I was invited to participate last night in a roundtable discussion with MBA students, from all the bigger Los Angeles schools, who were interested in entrepreneurship.
I represented the category of entrepreneurship and healthcare, and was pleasantly surprised to discover that several of the students were interested in learning more about healthcare opportunities, despite the siren call of much sexier sounding businesses like sports companies, fashion business and the liquor industry!
What stirred my juices was a question from a young man who, as a pharmaceutical sales rep now completing his MBA, had whiled away many hours in doctors' offices waiting to talk about his products. Instead of, as he put it, "reading Vogue or Sunset magazine -- the People magazines had invariably been stolen", or staring at the patients, he had chosen to strike up conversations with the office staff. In doing so, he had become aware of many of the challenges faced by physicians in private practice, as well as some of the good, and less-well performed business practices.
He wondered out aloud whether there was a viable business opportunity - figuring out ways to help physician practices reduce waste, increase efficiency and generally run more like great boutique or even larger service businesses.
It was his next observation that got me.
"Why are doctors so cheap?" he asked.
I gathered he was expressing concern that doctors wouldn't pay for the services he was considering offering.
I've heard this asked or remarked upon many times before, and I must have just dropped any pursuit of the question, perhaps because I didn't have an audience to blog about it to. Now I do - and you're it!
In trying to formulate a response, I realize that the questions behind this question need to be answered first.
Did he really mean: Why don't physicians understand that making an upfront investment in something can sometimes make them way more money later on? i.e. What do they know about Return on Investment?
Or, was he really asking: Why do doctors handle money so poorly?
Or perhaps: Why are doctors so arrogant about knowing it all and not paying for good help or advice?
Or, could it actually be: Why are doctors so miserly?
In his book "The E-Myth Physician", Michael Gerber has a chapter he calls "On the Subject of Money", where he describes the four factors of money:
1. Income: what the doctor takes home as an employee of the practice or business
2. Profit: what is left over after the practice has done its job efficiently and effectively
3. Flow: how much money is there when you need it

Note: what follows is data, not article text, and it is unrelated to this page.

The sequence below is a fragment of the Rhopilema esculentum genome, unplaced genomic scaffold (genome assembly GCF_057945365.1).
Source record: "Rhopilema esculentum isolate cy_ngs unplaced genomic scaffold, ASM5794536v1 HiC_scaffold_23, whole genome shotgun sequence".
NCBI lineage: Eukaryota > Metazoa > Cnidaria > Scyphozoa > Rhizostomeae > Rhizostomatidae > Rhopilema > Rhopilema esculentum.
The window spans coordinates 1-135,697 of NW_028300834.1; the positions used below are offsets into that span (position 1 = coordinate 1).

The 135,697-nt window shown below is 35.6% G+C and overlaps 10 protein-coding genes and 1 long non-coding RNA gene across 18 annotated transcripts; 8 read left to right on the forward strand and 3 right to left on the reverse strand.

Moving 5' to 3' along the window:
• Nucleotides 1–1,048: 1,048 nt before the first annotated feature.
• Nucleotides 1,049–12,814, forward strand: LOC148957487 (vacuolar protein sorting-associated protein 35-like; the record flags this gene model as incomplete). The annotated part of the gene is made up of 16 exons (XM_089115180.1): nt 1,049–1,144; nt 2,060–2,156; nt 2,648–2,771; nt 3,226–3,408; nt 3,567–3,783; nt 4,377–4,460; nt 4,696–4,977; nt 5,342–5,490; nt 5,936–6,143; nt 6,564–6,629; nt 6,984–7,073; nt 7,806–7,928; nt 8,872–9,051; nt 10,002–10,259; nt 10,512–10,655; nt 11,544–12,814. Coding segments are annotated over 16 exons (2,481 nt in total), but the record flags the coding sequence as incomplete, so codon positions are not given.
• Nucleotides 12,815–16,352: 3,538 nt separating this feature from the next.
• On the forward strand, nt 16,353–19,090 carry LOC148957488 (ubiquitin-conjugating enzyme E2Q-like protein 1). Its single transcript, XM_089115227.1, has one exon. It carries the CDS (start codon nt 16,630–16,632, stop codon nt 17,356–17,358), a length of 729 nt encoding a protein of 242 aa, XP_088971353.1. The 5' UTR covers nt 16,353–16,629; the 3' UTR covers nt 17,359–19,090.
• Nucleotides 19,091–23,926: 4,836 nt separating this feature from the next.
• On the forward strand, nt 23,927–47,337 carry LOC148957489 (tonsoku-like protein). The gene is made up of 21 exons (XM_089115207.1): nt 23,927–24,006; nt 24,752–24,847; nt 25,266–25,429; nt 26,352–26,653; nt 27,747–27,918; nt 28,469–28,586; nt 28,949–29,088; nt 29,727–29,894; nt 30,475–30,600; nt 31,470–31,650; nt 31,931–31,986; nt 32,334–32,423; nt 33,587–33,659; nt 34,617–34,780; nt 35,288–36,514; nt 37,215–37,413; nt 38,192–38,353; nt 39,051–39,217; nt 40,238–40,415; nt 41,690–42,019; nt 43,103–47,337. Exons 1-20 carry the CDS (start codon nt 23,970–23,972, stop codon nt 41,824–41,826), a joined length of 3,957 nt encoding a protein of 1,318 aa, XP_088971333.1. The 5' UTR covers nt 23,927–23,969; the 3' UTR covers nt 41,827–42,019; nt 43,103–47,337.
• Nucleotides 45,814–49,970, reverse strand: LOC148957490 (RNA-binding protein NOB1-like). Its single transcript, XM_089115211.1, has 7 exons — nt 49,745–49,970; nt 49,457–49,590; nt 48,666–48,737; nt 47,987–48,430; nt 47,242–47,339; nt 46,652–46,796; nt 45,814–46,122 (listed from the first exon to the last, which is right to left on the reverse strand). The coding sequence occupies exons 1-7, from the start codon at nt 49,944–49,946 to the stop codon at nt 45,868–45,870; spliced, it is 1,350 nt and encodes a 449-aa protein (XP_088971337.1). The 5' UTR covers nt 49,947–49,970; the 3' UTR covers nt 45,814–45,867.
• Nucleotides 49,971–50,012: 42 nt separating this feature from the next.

4. Equity: the financial value placed upon your practice or business by a prospective buyer of your practice or business.
This is, of course, a bit of an aside to my original question (just thought I'd take a moment to give you something meaty to think about!).
What Gerber says, and perhaps this is at least part of the real answer to our young man's question, is:
- Doctors have studied medicine and NOT the economics and finances of practicing medicine - they lack knowledge
- Doctors are really busy people, under a lot of pressure (getting worse all the time - my comment) - they lack the time to get educated about money
- Doctors, for the most part, don't like dealing with money - they have an emotional reaction to money
- Doctors don't think of themselves as business owners with responsibilities to teach all their staff to think like practice owners - they just want to be left alone to be a doctor and let the money take care of itself.
My reply to the ambitious and concerned sales rep MBA student was:
"Figure out what stresses the doctors most. Show them that you understand their headaches and their challenges - empathize from a sincere place of wanting to help.
Use the power of story to illustrate the ways in which your services could alleviate some or all of their most tedious headaches. Make it simple - no MBA jargon!
Intentionally design an experience that you want your customers - the doctors - to have of you and your business. Don't leave it to chance.
Share your knowledge - educate, without patronizing, because these are incredibly smart people.
And, do this with love in your heart, because it's a tough job running a practice or business in a low-reimbursement environment. By doing so, you will have created Meaning for your work - you'll be impacting not only the lives of many good doctors but also the thousands of their employees and patients".
Once you have accomplished this, I believe you will discover that physicians are not cheap - they are merely cautious. They want to trust you, because their work is, in many ways, a sacred cause.
And you must earn their trust!
Was I correct? What do YOU think?